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From Woman to Woman Across Time and Space

What is the connection between the Centennial Queen of Dufferin County; born on July 5, 1867; with an 84 year old Ojibway woman in Mish?

Sophia (Logan) Rayburn; who died at the age of 108; had a passion for quilting from childhood. And today some of her unfinished work and quilting pieces were passed on, through her great granddaughter, to me, and I and my friends will get them to Eva; the woman in Mish; who makes blankets from fabric scraps to sell.

What an exciting week I had when I followed through on a promise to Eva's daughter Mary, whom I had met in Mish. The promise was that when I got home I would gather some fabric and send a parcel to her. I just knew that among my friends, somebody would have some odds and ends of material that they were never going to use

So I put a call out to my Face book friends, telling them about Eva and asking for help. 

My friend Irene was first to respond with, "My sister Ann will donate a bunch...it's best she doesn't know she's "donating" them though, so let's just keep it a secret." :)

I am still shaking my head in amazement at the responses that came. Anita, one of my friends, is a member of a quilters' guild. She sent a message to her friends and an avalanche of replies came back from them, as well as my own friends.

One of Anita's friends, Lorraine, the great granddaughter of the Centennial Queen, had four boxes of fabric to contribute as she is moving. I made arrangements to go this morning, to her home in Orangeville and pick them up.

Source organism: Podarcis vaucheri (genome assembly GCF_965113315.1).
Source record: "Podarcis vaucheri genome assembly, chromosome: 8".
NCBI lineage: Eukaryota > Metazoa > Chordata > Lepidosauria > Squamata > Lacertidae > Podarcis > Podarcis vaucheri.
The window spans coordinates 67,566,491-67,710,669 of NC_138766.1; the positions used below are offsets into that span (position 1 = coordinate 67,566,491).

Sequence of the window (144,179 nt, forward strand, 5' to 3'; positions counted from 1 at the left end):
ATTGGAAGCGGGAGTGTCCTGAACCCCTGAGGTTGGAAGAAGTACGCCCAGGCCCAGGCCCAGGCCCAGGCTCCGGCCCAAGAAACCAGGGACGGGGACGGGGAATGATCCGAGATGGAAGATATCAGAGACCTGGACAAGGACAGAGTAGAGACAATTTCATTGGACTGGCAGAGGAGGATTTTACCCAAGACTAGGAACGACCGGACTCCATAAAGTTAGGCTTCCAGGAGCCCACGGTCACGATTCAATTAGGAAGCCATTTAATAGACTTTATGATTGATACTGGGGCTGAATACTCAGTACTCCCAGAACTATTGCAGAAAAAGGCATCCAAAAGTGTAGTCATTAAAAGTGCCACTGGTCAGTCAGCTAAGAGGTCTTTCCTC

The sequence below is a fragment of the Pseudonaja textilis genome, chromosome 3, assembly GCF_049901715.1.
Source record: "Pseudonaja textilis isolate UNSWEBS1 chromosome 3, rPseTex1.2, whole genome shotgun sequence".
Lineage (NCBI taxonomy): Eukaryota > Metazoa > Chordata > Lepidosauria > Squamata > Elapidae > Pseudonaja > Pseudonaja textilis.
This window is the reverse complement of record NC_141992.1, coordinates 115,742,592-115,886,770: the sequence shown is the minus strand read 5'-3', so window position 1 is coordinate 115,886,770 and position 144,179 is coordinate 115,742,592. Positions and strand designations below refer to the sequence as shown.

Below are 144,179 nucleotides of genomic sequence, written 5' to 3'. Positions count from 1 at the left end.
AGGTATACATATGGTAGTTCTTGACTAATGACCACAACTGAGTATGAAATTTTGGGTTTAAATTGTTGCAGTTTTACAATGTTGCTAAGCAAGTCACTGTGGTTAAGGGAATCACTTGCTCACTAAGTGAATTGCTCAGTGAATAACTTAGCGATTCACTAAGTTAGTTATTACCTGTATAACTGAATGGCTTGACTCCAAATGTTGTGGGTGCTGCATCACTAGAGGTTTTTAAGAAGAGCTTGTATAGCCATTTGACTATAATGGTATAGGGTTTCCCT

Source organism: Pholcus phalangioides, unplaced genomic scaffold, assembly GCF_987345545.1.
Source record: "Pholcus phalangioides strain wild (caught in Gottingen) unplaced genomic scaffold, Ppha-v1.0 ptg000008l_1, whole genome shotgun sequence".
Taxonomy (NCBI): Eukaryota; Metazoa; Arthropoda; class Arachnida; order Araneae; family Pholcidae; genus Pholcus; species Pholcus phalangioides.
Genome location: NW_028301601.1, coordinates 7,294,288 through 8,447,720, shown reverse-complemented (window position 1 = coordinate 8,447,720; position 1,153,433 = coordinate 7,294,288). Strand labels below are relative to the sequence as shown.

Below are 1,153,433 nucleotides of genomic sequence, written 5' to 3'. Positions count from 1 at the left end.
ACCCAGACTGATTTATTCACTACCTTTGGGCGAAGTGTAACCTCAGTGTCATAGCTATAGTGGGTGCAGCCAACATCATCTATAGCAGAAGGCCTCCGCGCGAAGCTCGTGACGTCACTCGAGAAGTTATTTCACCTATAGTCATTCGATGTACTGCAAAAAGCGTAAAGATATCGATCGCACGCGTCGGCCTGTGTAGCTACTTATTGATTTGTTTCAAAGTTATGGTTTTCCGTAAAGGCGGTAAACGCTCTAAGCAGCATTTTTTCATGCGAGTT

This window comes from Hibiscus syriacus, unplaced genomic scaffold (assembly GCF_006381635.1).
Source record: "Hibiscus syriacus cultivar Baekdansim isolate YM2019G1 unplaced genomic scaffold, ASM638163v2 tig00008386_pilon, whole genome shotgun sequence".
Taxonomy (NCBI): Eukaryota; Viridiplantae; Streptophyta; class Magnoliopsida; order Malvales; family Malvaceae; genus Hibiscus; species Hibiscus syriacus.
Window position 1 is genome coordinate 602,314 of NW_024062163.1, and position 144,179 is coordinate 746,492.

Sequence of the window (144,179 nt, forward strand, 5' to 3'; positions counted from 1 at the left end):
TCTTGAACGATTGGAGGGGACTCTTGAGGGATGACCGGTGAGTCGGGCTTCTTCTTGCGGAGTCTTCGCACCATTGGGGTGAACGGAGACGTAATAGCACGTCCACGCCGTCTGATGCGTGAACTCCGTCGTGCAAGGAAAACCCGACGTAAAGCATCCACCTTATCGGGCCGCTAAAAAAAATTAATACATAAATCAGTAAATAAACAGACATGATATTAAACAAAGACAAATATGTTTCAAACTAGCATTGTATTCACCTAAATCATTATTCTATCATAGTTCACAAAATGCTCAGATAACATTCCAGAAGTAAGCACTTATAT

So with the morning sky still a petulant gray after a stormy night, I set out in my little black Honda Fit, with a sense of adventure; to meet a woman I didn't know, who was part of the answer to my prayer.

By the time I got to Orangeville, following my Google Maps directions to Lorraine's street, the sky was a fresh washed blue with white fluffy clouds scudding across it. Lorraine welcomed me and loaded me up with boxes of quilting pieces and sheets for backing and a beautiful almost finished quilt with squares her great grandmother Sophia had sewn onto squares cut from paper bags. Lorraine remembers as a little girl, that her job was to pick off the paper from the squares, and then her mother sewed them onto the fabric. Even now, Lorraine can remember some of the garments that the scraps had come from.

Four generations: Sophia is seated, with Lorraine on her knee.
I still plan to send Eva a parcel of fabric, but my friend Susan has seen a soft sided suitcase in a consignment store, that would be perfect to pack it in, and her husband Ron, an Ontario Land Surveyor who is working on behalf of some First Nations bands in the north will get it as far as Ignace when he travels there next. We will connect with our friend from Mish, Pastor Mervin, who visits Ignace; and when he is visiting he can pick up the suitcase of fabric.


I know there is a purpose for all of this fabric and wonder what it is. Perhaps Eva might be able to pass on her skills to the children of Mish as some of the elders do teach at the school.

Some times it feels like God sprinkles angel dust over a situation and today felt just like that. 
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